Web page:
This year, the South Carolina legislature budgeted to give state workers, university employees and teachers their first raise in four years in exchange for increasing what they contribute to their retirement plans. The budget also included an appropriation to cover health insurance premium increases, so those costs wouldn't further erode the salary increase.
After signing the budget, Governor Nikki Haley on August 8 used her chairmanship of the state's Budget and Control Board to persuade that body to vote to split the increased health insurance costs between employees and the state. The vote was 3-2. Legislative leaders from both parties have criticized the move as an improper attempt to usurp their authority.
State workers and the groups that represent them question the board's authority to change the legislature's budget. On Monday (August 13), a university professor filed a lawsuit in circuit court, and two days later, the South Carolina State Employees Association and the South Carolina Education Association asked the state Supreme Court to hear their case directly because it involves constitutional issues. “They have overreached their authority,” says Jackie Hicks, president of the South Carolina Education Association. “They cannot change what the legislative body did.”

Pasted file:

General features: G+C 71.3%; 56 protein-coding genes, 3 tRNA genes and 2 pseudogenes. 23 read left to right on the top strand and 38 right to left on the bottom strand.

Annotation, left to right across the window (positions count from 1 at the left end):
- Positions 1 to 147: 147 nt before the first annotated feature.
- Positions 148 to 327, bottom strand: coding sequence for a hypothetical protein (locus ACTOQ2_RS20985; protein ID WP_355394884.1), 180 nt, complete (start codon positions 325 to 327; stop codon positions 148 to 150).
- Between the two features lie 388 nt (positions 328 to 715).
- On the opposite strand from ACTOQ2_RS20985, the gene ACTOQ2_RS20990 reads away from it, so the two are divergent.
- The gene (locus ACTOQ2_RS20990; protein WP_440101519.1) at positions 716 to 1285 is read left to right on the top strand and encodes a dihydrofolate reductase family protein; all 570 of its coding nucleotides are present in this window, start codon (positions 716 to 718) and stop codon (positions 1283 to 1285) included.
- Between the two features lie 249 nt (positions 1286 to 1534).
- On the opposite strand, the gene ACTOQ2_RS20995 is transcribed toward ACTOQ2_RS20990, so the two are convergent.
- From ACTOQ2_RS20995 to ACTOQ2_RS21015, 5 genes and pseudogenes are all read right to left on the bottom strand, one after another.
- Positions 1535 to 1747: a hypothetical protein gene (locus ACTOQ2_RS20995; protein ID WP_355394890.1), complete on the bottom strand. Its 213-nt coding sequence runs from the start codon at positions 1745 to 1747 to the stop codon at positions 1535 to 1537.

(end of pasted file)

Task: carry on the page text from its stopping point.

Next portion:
Haley defended the move in a letter that was published in multiple South Carolina newspapers. “They argue that because the Legislature appropriated the money we were required to spend it, and in choosing not to we acted illegally,” she said. “One, that's incorrect — the board was well within its legal authority to act; and, two, that mentality is exactly what is wrong with government. I can't think of a better recipe for waste and abuse than telling state agencies if they don't spend every dollar every year they are violating the law.”
She said she was exceptionally proud of her vote that espoused the virtues of shared sacrifice. “Many in the private sector did not get pay raises this year,” she wrote. “Many of them do not have the quality of benefits state employees have. And many do not have the extra cash to pick up health-insurance increases for other people. We simply don't believe it is too much to ask state employees to join their friends and neighbors in splitting the increased cost of their health insurance.”
In interviews with Stateline, the leaders of the South Carolina State Employee Association and the South Carolina Education Association accused the governor of grandstanding to raise her national stature in advance of her upcoming speech at the Republican National Convention later this month.
“Clearly this action suggests there is contempt for state employees,” says Carlton Washington, executive director of the South Carolina State Employees Association. “It's beneficial for her to be able to say, ‘we're leading the way in South Carolina, and this is what we're doing, follow me.'”